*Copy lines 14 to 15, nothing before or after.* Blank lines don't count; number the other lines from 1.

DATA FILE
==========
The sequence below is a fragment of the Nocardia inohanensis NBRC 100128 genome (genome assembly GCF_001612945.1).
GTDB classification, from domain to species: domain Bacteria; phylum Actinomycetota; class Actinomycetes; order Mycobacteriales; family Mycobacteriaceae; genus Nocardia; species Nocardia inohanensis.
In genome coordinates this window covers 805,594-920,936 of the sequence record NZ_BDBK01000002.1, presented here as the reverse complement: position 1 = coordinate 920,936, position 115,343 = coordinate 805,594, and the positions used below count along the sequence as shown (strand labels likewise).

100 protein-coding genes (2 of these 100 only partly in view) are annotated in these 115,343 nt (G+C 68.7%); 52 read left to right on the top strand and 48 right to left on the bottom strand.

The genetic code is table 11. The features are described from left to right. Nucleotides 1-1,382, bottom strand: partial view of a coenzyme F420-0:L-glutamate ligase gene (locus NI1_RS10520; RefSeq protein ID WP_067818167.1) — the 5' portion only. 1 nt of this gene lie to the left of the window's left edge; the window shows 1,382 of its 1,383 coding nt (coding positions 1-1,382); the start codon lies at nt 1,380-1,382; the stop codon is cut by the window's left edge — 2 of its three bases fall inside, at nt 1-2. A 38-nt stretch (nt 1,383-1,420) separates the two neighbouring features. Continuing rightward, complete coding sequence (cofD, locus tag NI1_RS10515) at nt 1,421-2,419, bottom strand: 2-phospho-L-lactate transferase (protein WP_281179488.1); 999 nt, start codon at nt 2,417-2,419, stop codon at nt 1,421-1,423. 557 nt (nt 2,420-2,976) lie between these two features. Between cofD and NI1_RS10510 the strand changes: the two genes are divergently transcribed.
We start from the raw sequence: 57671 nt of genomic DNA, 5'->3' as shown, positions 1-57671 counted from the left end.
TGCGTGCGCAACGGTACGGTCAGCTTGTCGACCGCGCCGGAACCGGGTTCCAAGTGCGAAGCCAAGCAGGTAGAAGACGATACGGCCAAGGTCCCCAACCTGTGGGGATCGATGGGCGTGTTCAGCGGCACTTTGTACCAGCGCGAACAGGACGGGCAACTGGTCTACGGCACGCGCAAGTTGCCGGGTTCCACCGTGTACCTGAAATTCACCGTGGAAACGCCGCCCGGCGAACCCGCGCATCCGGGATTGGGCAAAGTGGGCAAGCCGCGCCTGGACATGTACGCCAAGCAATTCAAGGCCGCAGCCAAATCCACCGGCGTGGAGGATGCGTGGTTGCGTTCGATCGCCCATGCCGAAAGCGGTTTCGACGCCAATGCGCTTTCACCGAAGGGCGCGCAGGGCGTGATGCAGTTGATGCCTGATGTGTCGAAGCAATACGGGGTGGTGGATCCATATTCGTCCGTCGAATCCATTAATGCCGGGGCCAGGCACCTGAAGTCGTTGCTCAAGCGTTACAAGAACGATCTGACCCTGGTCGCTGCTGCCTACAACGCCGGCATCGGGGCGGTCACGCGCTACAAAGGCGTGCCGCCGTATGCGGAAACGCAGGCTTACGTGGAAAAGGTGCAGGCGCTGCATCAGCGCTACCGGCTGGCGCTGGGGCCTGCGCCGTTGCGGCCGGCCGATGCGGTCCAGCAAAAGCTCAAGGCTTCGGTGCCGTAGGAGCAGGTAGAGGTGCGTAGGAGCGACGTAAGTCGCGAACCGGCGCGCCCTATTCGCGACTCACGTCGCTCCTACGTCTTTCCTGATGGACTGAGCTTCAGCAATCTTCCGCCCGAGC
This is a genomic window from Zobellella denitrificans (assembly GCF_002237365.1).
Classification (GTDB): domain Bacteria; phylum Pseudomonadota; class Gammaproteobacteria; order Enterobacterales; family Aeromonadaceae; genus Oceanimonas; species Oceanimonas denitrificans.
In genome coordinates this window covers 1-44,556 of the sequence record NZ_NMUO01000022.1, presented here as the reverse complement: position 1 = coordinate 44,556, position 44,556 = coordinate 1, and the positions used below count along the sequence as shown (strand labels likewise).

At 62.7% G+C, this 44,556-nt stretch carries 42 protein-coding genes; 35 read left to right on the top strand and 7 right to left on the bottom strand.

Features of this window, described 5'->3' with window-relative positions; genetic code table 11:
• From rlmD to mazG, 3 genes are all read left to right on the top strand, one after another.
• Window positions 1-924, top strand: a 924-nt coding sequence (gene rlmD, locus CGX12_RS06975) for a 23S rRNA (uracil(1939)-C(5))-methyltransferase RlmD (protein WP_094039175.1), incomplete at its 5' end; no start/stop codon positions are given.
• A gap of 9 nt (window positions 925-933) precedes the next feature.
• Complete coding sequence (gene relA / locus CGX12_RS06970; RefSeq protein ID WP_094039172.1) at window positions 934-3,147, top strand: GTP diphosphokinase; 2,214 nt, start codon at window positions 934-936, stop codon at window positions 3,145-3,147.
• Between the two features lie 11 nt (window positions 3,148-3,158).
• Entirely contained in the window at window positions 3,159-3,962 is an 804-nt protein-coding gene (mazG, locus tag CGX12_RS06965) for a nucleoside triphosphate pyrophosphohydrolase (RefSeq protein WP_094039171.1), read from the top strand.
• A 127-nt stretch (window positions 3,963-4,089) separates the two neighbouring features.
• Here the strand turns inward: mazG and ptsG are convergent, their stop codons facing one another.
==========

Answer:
• Window positions 1-924, top strand: a 924-nt coding sequence (gene rlmD, locus CGX12_RS06975) for a 23S rRNA (uracil(1939)-C(5))-methyltransferase RlmD (protein WP_094039175.1), incomplete at its 5' end; no start/stop codon positions are given.
• A gap of 9 nt (window positions 925-933) precedes the next feature.